First, the different questions that literature on this topic addresses, and how it does that, will be looked at and discussed. After this, the results and their possible implications will follow.
Mau and Burkhardt (2009) investigate if there is an association between migration and commitment to welfare state solidarity in 17 European countries. Indicators to assess attitudes towards welfare redistribution and inclusion of foreigners are used; further, utilizing multiple measures of migration allows for covering various aspects of ethnic diversity as well. They use items from the European Social Survey (ESS) to look at attitudes towards income redistribution responsibilities of the welfare state, as well as acceptance and inclusion of immigrants. They also include both individual-level variables, such as education, employment status, and political affiliation; and macro-level variables, such as measures of ethnic diversity (ethnic fractionalization, proportion of foreign population, foreign-born population, non-Western foreign born population, migration inflow), strength of left-wing parties in the government, degree of inequality in a country (Gini coefficient, unemployment rate), and differently classified welfare regimes.
A strength of this study is that it manages to incorporate a range of variables that relate well to the general topic of ethnic diversity and welfare, and their connection; this is useful in both inspecting the variables more closely, and potentially spotting the dynamics of what influences the issues at hand more precisely, as these variables serve to characterize a concept in greater detail. Another characteristic of the study is that it looks at aspects of the issues on an individual and macro-level, meaning that it reflects the complexities of studying such topics on both a bigger and smaller scale, providing an adequate view at the matter through its data.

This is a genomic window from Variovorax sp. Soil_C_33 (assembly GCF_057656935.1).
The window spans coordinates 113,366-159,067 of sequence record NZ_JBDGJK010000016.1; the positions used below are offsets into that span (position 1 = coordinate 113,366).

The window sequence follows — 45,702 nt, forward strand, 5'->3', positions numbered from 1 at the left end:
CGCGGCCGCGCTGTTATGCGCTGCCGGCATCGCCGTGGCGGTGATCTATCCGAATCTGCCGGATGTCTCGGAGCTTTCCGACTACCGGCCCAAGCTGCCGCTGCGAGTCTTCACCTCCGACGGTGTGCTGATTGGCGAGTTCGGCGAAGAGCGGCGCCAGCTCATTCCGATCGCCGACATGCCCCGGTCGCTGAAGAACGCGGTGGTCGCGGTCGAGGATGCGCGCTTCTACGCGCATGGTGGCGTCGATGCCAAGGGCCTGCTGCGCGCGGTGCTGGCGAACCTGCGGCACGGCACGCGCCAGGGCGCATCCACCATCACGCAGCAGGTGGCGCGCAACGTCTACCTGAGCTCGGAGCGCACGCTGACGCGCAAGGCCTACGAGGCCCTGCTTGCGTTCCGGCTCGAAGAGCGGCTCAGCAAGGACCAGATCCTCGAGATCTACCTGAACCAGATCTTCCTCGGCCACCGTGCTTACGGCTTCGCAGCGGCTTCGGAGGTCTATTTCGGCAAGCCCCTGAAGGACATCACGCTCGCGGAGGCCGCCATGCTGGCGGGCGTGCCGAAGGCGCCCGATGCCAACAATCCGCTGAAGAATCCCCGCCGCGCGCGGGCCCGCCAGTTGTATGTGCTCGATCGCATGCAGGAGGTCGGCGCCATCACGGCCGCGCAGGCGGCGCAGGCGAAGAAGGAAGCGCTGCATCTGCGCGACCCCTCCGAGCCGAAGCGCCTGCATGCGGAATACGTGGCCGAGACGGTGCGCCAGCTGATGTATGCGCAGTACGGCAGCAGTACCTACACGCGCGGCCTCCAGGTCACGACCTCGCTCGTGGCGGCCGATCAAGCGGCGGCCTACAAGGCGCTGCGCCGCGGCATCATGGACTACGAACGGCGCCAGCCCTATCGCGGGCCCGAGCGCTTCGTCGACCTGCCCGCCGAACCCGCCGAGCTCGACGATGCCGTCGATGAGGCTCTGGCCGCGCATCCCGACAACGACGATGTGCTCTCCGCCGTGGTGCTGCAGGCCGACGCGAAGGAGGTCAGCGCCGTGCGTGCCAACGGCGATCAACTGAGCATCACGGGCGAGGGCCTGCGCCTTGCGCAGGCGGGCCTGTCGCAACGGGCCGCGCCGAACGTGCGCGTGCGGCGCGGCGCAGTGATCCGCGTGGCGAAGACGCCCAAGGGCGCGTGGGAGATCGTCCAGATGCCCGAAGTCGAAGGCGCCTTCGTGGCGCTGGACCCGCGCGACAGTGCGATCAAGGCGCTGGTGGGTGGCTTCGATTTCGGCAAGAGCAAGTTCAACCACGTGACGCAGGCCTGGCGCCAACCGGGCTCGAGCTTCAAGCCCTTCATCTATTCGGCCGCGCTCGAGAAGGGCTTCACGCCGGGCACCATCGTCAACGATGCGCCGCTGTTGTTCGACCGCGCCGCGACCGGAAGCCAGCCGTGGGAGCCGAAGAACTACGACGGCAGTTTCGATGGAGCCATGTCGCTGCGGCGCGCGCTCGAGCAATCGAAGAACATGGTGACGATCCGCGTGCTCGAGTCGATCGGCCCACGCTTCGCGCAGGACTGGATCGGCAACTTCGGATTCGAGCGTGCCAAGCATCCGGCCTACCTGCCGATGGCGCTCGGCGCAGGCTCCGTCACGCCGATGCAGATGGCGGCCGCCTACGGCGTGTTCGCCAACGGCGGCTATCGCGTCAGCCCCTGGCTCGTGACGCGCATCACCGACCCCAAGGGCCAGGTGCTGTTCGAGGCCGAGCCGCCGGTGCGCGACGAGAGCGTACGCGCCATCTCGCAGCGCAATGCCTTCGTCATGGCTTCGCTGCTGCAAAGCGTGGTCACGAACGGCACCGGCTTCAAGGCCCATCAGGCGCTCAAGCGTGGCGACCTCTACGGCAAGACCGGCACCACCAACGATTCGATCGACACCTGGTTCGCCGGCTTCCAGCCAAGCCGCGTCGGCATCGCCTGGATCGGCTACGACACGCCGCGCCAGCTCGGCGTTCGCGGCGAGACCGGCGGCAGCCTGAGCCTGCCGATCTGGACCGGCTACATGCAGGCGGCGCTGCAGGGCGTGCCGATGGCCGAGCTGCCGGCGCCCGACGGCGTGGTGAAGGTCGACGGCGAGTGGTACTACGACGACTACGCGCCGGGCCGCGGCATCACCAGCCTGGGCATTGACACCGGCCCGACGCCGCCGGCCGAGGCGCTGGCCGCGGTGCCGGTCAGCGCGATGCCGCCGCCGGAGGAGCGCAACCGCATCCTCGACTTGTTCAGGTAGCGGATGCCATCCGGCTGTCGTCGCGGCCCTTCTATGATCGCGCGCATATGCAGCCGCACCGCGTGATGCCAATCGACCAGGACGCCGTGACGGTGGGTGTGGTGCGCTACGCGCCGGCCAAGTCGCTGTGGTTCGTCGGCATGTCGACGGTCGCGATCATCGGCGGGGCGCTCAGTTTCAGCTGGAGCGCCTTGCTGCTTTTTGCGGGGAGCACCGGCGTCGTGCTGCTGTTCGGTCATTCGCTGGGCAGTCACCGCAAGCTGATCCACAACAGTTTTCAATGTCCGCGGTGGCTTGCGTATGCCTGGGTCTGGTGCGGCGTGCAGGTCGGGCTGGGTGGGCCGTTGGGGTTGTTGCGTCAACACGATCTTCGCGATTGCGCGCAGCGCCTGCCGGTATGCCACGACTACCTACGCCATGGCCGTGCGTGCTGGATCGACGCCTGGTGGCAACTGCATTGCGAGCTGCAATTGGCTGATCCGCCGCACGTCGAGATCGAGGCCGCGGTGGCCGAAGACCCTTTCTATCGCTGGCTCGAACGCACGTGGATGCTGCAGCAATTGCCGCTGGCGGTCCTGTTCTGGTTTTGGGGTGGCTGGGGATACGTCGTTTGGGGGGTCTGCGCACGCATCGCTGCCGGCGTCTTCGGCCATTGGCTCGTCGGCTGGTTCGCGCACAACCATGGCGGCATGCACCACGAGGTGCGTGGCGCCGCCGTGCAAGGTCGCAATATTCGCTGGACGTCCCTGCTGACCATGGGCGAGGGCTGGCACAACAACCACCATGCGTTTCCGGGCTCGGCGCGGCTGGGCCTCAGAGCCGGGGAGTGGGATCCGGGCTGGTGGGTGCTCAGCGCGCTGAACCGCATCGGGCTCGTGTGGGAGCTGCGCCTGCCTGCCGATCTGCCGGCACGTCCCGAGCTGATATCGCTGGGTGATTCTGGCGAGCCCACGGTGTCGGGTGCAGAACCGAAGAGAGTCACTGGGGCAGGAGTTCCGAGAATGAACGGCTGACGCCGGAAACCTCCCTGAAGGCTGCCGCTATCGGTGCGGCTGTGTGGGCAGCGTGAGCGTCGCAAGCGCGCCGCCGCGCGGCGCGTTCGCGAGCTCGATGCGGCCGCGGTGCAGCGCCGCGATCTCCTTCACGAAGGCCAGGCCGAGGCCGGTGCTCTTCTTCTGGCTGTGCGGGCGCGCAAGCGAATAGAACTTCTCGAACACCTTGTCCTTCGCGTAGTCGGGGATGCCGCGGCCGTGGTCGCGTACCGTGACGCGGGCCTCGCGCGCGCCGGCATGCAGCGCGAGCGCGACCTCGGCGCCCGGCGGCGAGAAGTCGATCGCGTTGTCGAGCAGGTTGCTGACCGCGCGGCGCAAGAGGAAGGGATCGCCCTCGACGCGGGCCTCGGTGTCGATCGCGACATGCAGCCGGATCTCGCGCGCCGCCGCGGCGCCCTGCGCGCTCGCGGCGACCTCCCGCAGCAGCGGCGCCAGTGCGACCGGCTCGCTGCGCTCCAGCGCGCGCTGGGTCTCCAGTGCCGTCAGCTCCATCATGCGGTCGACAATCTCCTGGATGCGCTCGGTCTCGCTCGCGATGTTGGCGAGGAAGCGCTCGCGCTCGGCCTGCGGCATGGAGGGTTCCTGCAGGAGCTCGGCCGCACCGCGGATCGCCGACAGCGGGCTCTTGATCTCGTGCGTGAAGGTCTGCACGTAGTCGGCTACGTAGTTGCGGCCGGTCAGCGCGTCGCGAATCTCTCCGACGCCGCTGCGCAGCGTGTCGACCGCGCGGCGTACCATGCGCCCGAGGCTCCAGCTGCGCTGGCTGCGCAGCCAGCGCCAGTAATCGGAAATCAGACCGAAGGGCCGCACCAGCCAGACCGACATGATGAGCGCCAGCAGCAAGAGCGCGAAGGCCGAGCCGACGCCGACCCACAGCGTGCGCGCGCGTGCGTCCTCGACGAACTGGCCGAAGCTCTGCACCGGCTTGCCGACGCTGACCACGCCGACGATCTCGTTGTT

Similarly, Senik, Stichnoth and Van der Straeten (2009) look at the link between immigration and support for the welfare state in 22 European states; more precisely, they investigate how the perceived presence of immigrants is related to welfare state support by the natives, and how this varies with attitudes towards immigrants across different countries. They utilize the ESS as well for their data. Additionally, they include two variables: perception of immigrants by natives, as well as their view of immigrants’ economic role and contributions to the welfare state. It is expected that natives who believe that immigrants who take advantage of the welfare state will have different attitudes towards immigrants in the population.